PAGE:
The problem with not losing your hair when you have cancer is that people don’t realise you have cancer.  Even when they know you do have cancer, it’s like they forget.  It can be genuinely shocking.  How you feel and how you ‘should’ look are poles apart which somehow creates a disconnect to the reality.  If I had a pound for every time I heard “but you don’t look ill???”  It makes it even harder to acknowledge the truth of what is happening, for others and for yourself.  Sometimes I just wanted people to acknowledge how crap I felt without me having to explain

“I am far sicker than my long flowing locks allow you to believe.”

I remember someone saying “How come you haven’t lost your hair?  Obviously your chemo isn’t very strong.”  Cue internal crying and tending to the metaphorical kick in the stomach, whilst outwardly I tried to explain the differences.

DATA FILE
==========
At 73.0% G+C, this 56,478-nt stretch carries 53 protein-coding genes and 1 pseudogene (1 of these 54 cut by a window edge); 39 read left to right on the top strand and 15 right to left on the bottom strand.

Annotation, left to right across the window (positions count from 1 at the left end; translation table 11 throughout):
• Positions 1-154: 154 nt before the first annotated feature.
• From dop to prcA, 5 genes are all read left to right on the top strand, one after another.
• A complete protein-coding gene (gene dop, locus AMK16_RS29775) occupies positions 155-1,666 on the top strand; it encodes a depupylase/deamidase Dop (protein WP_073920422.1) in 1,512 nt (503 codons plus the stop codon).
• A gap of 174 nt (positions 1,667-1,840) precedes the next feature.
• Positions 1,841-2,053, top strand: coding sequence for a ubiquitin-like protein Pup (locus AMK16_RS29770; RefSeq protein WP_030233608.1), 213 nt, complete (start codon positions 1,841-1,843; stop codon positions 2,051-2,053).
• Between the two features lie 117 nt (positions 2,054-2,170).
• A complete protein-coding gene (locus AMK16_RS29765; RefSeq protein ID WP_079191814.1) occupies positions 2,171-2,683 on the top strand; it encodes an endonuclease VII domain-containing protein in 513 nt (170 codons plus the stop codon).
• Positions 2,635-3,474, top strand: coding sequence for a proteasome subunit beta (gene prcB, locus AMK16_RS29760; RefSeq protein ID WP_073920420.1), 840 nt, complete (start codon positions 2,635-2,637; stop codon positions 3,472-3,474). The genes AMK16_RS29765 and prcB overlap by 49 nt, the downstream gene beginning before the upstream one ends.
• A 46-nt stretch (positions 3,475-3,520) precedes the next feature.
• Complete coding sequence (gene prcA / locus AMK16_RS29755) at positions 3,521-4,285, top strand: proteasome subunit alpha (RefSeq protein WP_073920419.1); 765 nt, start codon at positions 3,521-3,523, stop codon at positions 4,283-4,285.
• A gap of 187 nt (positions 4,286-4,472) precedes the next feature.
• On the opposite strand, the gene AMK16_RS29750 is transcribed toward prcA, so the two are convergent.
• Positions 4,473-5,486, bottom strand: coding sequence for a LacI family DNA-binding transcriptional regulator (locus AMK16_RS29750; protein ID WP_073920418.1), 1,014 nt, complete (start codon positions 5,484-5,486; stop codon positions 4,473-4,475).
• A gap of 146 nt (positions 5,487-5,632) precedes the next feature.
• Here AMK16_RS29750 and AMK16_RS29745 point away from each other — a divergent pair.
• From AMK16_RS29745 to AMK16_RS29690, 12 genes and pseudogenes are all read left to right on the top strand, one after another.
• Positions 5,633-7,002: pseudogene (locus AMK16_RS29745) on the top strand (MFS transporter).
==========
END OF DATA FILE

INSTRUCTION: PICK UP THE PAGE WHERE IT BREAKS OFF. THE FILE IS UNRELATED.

I am thrilled that I didn’t have to deal with losing my hair.  Obviously I can’t imagine truly what ladies go through when they lose their.  I would most certainly be devastated, feeling like I had lost an irreplaceable piece of me.  But just because someone doesn’t ‘look’ a certain way, doesn’t mean they aren’t still fighting their fight.

That probably goes for everyone and everything actually!

Fighting-the-batle-of-life

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Know Your Chemo from your Radio

Cancer & Me

One of my lovely readers emailed asking if I could explain the difference between chemo and radiotherapy.  So here we are…

Chemotherapy